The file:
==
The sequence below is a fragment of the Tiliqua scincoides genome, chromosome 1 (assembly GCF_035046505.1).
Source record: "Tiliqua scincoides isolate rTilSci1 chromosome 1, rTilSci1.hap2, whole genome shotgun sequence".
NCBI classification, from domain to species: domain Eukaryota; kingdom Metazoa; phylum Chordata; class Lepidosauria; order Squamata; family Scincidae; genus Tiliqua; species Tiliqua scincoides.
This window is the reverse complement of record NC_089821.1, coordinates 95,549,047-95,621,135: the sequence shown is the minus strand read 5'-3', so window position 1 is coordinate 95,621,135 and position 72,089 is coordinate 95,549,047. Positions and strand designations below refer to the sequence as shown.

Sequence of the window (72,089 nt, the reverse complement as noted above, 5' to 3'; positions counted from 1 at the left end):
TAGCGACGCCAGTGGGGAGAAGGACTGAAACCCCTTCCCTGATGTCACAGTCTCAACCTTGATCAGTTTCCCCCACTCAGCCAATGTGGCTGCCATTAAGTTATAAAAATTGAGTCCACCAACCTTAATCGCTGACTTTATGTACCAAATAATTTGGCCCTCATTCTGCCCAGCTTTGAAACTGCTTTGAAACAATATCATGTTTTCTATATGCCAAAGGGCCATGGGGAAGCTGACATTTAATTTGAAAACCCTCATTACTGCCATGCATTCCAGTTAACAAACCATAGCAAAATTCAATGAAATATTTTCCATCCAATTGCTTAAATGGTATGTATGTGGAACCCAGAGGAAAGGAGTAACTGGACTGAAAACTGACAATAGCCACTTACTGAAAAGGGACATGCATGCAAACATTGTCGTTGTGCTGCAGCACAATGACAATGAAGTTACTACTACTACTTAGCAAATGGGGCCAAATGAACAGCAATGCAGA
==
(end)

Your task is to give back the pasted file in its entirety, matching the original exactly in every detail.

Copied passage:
The sequence below is a fragment of the Tiliqua scincoides genome, chromosome 1 (assembly GCF_035046505.1).
Source record: "Tiliqua scincoides isolate rTilSci1 chromosome 1, rTilSci1.hap2, whole genome shotgun sequence".
NCBI classification, from domain to species: domain Eukaryota; kingdom Metazoa; phylum Chordata; class Lepidosauria; order Squamata; family Scincidae; genus Tiliqua; species Tiliqua scincoides.
This window is the reverse complement of record NC_089821.1, coordinates 95,549,047-95,621,135: the sequence shown is the minus strand read 5'-3', so window position 1 is coordinate 95,621,135 and position 72,089 is coordinate 95,549,047. Positions and strand designations below refer to the sequence as shown.

Sequence of the window (72,089 nt, the reverse complement as noted above, 5' to 3'; positions counted from 1 at the left end):
TAGCGACGCCAGTGGGGAGAAGGACTGAAACCCCTTCCCTGATGTCACAGTCTCAACCTTGATCAGTTTCCCCCACTCAGCCAATGTGGCTGCCATTAAGTTATAAAAATTGAGTCCACCAACCTTAATCGCTGACTTTATGTACCAAATAATTTGGCCCTCATTCTGCCCAGCTTTGAAACTGCTTTGAAACAATATCATGTTTTCTATATGCCAAAGGGCCATGGGGAAGCTGACATTTAATTTGAAAACCCTCATTACTGCCATGCATTCCAGTTAACAAACCATAGCAAAATTCAATGAAATATTTTCCATCCAATTGCTTAAATGGTATGTATGTGGAACCCAGAGGAAAGGAGTAACTGGACTGAAAACTGACAATAGCCACTTACTGAAAAGGGACATGCATGCAAACATTGTCGTTGTGCTGCAGCACAATGACAATGAAGTTACTACTACTACTTAGCAAATGGGGCCAAATGAACAGCAATGCAGA